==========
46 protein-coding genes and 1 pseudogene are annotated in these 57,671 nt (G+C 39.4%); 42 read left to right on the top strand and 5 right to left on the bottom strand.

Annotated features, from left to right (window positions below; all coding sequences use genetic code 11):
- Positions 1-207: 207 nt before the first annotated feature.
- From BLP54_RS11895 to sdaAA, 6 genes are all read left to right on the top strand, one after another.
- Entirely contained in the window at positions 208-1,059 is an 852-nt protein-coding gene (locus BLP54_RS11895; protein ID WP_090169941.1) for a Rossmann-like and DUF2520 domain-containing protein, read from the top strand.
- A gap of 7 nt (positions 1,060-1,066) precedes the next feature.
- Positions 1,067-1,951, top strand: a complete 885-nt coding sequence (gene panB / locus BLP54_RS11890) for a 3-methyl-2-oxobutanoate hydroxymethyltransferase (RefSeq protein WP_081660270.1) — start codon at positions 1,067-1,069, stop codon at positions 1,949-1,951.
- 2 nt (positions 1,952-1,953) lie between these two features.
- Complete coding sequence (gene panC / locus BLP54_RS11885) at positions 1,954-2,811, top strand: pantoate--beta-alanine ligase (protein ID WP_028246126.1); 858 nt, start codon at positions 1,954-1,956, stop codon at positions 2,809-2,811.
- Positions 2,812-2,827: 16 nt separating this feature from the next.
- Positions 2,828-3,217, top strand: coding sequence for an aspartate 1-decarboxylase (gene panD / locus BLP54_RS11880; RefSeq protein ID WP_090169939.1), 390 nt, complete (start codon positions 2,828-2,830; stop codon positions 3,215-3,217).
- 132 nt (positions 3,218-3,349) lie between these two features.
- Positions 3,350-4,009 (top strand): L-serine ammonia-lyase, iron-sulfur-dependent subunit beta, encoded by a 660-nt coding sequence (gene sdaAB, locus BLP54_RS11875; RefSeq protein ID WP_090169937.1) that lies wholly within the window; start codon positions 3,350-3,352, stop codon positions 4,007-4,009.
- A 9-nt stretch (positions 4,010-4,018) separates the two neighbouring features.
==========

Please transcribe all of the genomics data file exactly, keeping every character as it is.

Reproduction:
46 protein-coding genes and 1 pseudogene are annotated in these 57,671 nt (G+C 39.4%); 42 read left to right on the top strand and 5 right to left on the bottom strand.

Annotated features, from left to right (window positions below; all coding sequences use genetic code 11):
- Positions 1-207: 207 nt before the first annotated feature.
- From BLP54_RS11895 to sdaAA, 6 genes are all read left to right on the top strand, one after another.
- Entirely contained in the window at positions 208-1,059 is an 852-nt protein-coding gene (locus BLP54_RS11895; protein ID WP_090169941.1) for a Rossmann-like and DUF2520 domain-containing protein, read from the top strand.
- A gap of 7 nt (positions 1,060-1,066) precedes the next feature.
- Positions 1,067-1,951, top strand: a complete 885-nt coding sequence (gene panB / locus BLP54_RS11890) for a 3-methyl-2-oxobutanoate hydroxymethyltransferase (RefSeq protein WP_081660270.1) — start codon at positions 1,067-1,069, stop codon at positions 1,949-1,951.
- 2 nt (positions 1,952-1,953) lie between these two features.
- Complete coding sequence (gene panC / locus BLP54_RS11885) at positions 1,954-2,811, top strand: pantoate--beta-alanine ligase (protein ID WP_028246126.1); 858 nt, start codon at positions 1,954-1,956, stop codon at positions 2,809-2,811.
- Positions 2,812-2,827: 16 nt separating this feature from the next.
- Positions 2,828-3,217, top strand: coding sequence for an aspartate 1-decarboxylase (gene panD / locus BLP54_RS11880; RefSeq protein ID WP_090169939.1), 390 nt, complete (start codon positions 2,828-2,830; stop codon positions 3,215-3,217).
- 132 nt (positions 3,218-3,349) lie between these two features.
- Positions 3,350-4,009 (top strand): L-serine ammonia-lyase, iron-sulfur-dependent subunit beta, encoded by a 660-nt coding sequence (gene sdaAB, locus BLP54_RS11875; RefSeq protein ID WP_090169937.1) that lies wholly within the window; start codon positions 3,350-3,352, stop codon positions 4,007-4,009.
- A 9-nt stretch (positions 4,010-4,018) separates the two neighbouring features.